Kerry visits Israel to try to invigorate peace talks

Recent Israeli-Palestinian talks have been dominated by accusation and counter-accusation

John Kerry, who will meet separately with Palestinian president Mahmoud Abbas and Israeli prime minister Binyamin Netanyahu, is exerting pressure on both sides to reach some kind of deal ahead of the tentative March deadline set by Washington. Photograph: Faisal al-Nasser/Reuters

John Kerry, who will meet separately with Palestinian president Mahmoud Abbas and Israeli prime minister Binyamin Netanyahu, is exerting pressure on both sides to reach some kind of deal ahead of the tentative March deadline set by Washington. Photograph: Faisal al-Nasser/Reuters

 

US secretary of state John Kerry arrives in Israel today in an effort to breathe new life into the Israeli-Palestinian peace talks amid reports that Washington will present its own draft peace proposals in January.

The sides relaunched direct peace talks in July and have so far met more than a dozen times. The negotiations have been held in strict secrecy with almost no leaks on the details of the discussions.

However, the days preceding Mr Kerry’s arrival have been dominated by accusation and counter-accusation between the sides, with reports that little progress has been made in narrowing the gaps on the core issues.

Mr Kerry, who will meet separately with Palestinian president Mahmoud Abbas and Israeli prime minister Binyamin Netanyahu, is exerting pressure on both sides to reach some kind of deal ahead of the tentative March deadline set by Washington: if not a permanent status agreement, then at least an interim arrangement.

The US plan will reportedly be broadly based on the parameters set by former president Bill Clinton after the failure of the Camp David summit in 2000.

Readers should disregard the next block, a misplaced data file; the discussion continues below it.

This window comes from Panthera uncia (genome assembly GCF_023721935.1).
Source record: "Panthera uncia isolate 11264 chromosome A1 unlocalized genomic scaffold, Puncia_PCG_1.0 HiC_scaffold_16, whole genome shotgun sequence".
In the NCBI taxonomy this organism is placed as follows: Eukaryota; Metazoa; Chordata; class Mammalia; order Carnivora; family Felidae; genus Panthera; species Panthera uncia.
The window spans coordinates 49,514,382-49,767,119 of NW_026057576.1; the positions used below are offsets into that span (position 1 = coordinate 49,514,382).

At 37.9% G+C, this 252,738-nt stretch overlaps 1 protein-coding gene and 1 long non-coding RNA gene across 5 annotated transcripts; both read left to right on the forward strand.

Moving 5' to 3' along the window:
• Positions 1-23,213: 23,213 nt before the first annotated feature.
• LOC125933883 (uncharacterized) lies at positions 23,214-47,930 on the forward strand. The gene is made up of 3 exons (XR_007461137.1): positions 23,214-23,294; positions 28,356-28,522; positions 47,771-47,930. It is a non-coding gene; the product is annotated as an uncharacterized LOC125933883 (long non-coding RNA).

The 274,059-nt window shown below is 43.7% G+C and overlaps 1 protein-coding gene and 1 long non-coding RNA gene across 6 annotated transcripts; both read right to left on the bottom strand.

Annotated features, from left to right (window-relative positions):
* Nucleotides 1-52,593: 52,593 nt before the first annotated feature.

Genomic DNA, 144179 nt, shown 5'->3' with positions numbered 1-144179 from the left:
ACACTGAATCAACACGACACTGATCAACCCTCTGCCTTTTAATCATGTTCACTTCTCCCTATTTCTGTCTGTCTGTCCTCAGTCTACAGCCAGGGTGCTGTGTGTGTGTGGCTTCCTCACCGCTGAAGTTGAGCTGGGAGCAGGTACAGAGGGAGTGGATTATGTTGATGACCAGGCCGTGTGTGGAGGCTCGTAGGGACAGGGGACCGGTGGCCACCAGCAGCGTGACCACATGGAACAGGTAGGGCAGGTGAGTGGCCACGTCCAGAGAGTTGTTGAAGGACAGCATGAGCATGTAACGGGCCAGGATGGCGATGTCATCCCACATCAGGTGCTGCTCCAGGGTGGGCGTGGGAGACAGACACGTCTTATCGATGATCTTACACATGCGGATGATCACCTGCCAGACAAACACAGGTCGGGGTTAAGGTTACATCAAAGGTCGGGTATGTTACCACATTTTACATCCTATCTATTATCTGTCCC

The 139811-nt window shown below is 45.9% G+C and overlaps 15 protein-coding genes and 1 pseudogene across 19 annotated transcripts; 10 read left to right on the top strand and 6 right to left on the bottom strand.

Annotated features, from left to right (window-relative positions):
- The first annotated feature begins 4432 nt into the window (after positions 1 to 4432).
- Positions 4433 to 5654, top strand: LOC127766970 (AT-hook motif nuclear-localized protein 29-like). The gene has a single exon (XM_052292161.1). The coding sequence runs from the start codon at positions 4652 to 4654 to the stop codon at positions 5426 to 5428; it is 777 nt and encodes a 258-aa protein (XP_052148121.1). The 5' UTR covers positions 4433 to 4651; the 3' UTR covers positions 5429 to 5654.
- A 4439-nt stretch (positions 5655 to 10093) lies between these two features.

Speaking in Saudi Arabia, Mr Kerry said the US will maintain the Israeli-Palestinian peace track as Washington sees “no other plan.”

The latest issue to anger the Palestinians was Mr Netanyahu’s decision to prepare for the building of a security wall along Israel’s eastern Jordan Valley border with Jordan.


Demarcation line
The Palestinians have reportedly rejected Israel’s demand for a continued military presence along the border if the area becomes the future demarcation line between Palestine and Jordan.

Nabil Abu Radeineh, a spokesman for Mr Abbas, accused Israel of attempting to sabotage the Kerry visit. “The Israeli premier’s statements on building a wall . . . are only a proactive step to foil secretary Kerry’s visit.”

The Palestinians were also frustrated over Israel’s announcement to issue tenders for another 1,700 settler homes in east Jerusalem and the West Bank.

Israel’s chief negotiator Tzipi Livni said she opposed settlement construction but denied Israel had broken any promises to the Palestinians.

“ I think there is no need for it, I think it hurts Israel, which continues to be perceived as colonialist. But because we did not commit to a construction freeze Israel is not violating any commitments when it builds.”